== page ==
SWITCH to Premiere Pro

I teach courses at VIVO Media Arts Centre in Vancouver on SWITCHING TO PREMIERE PRO CS6 and INTRO TO PREMIERE PRO CS6 .

Here are some useful links for switching, below this rant which I had earlier posted as a blog comment or two

One thing I want to say is that I’m not afraid of change.  FCPX defenders always throw that first so let’s forget it. I moved to Premiere Pro. This was a change. I was not afraid.

Also, I’m not a hater or a Mac lightweight. I’ve been C-64, Amiga, Mac since OS9, Windows 98, XOPC / Linux, and now I’m working on a sweet Hackintosh (thank u, Nofilmschool!!).

I love Mac. But I HATE FCPX.

FCPX lovers will ask, “Why all the hate?!?” To them I reply, “WHY ALL THE LOVE?!” Are your emotions more valid than mine? Is thy love stronger than mine hatred? Canst thou empathize only with those who feel as you do?

I started teaching Premiere at the local video co-op here in Vancouver because I think it is the better way for video artists / editors to go. More control, more hands-on with your materials. You are closer to the file system, where your media lives, not separated by a slick barrier of eye candy. You should organize your projects into project folders, not have FCPX handle the “movie events” while iphoto handles “picture events” and itunes handles the “music.”

I recommend FCPX to people who don’t want to learn to edit, but just want to finish their projects. It’s much easier to get rolling. But if you plan to open the project a year from now, something will go wrong, that’s what my gut tells me.  I used i-products enough not to trust their long-term memory.  FCPX feels like one of them… idvd will jumble a whole project if you so much as wiggle the ‘date modified’ on one of your files.

A lot of FCPX-lovers say: “It’s not the tools, it’s the talent,” or “It’s not the capabilities of the tool, it’s the capabilities of the professional.”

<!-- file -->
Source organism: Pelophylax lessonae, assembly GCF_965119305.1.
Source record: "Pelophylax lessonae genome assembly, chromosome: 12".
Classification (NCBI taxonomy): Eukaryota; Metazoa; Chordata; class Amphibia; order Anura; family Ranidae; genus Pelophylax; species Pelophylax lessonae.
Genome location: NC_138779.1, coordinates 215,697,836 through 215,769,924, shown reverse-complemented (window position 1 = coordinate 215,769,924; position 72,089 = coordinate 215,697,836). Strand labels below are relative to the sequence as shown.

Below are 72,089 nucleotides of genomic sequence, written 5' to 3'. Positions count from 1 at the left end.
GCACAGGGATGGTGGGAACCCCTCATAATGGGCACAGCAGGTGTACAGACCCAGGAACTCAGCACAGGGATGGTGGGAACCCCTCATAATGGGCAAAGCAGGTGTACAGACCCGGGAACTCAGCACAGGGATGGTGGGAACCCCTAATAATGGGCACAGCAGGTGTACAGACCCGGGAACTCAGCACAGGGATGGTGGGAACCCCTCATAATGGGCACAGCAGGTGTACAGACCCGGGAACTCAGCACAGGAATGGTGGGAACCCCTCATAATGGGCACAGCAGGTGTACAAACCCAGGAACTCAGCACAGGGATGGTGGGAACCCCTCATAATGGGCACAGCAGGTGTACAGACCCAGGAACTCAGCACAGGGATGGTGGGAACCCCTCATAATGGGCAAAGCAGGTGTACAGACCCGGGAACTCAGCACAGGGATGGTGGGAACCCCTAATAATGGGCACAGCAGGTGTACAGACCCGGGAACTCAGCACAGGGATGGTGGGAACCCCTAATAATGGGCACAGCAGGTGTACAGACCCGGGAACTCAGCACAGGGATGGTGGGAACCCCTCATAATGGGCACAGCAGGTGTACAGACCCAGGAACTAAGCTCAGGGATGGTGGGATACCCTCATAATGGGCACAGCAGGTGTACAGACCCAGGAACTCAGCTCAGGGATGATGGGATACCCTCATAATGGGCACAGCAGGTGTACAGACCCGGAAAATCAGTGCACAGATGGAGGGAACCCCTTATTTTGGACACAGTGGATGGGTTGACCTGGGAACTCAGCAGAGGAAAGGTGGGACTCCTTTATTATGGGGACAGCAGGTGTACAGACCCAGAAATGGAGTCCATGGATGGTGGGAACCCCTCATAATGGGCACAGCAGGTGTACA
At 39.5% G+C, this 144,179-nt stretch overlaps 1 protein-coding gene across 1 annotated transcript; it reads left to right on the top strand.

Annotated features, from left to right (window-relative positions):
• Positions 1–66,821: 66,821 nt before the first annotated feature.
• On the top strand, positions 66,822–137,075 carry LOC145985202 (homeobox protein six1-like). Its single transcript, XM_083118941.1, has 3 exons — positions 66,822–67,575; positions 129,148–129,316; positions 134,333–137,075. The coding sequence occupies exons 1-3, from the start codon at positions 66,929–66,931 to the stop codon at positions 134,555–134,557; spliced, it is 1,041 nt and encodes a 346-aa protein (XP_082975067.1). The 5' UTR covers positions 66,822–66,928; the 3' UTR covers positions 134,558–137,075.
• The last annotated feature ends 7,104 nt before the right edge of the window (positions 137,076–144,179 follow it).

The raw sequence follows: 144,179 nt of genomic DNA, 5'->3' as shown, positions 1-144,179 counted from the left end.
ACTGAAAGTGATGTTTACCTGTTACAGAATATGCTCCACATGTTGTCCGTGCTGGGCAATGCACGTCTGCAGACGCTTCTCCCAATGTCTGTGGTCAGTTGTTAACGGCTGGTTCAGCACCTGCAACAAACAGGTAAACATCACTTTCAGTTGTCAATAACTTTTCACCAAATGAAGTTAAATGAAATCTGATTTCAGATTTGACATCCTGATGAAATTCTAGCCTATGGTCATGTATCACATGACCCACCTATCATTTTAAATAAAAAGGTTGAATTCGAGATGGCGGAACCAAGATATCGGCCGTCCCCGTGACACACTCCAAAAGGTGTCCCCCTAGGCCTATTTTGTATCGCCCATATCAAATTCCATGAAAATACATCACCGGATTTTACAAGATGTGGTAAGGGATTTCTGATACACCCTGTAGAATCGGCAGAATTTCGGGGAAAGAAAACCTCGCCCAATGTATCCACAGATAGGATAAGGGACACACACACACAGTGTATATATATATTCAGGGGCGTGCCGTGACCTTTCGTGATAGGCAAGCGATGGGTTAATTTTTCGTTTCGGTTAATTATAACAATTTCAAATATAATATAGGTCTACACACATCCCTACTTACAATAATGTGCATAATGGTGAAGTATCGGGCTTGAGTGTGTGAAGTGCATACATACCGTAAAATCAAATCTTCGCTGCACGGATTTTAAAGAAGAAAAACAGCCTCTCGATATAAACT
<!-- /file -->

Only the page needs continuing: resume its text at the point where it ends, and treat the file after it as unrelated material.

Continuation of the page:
I just want to argue that one of the capabilities of a professional is choosing a proper tool. Apple’s major mistake was handing the pros a new tool they didn’t ask for.   Then the pro-FCPX crowd started arguing that we were wimps, chickens, no-talents etc if we didn’t immediately take to that software and just start liking it.

Well, FCPX seemed lame to me. I’ve always hated Imovie’s interface and its move away from project-based workflow to a whole-life based workflow; i.e. each sequence is its own project, and everything you’ve ever done is ordered together in one app interface. Three sequences from this project are bundled together with every sequence you’ve ever created.

That was worse, I admit, than Imovie HD’s approach, which was to copy all the reference media into the project file, thus forcing you to archive a whole 10-gig chunk intact or never open that project again.  No offlining there!  But neither is as good as Final Cut Classic’s (and Premiere Pro’s) way, which is the reference the big media files and keep the editing project itself in a small, clean standalone file that can be emailed / transferred / backed up easily.  It can even be opened and worked on without the reference media.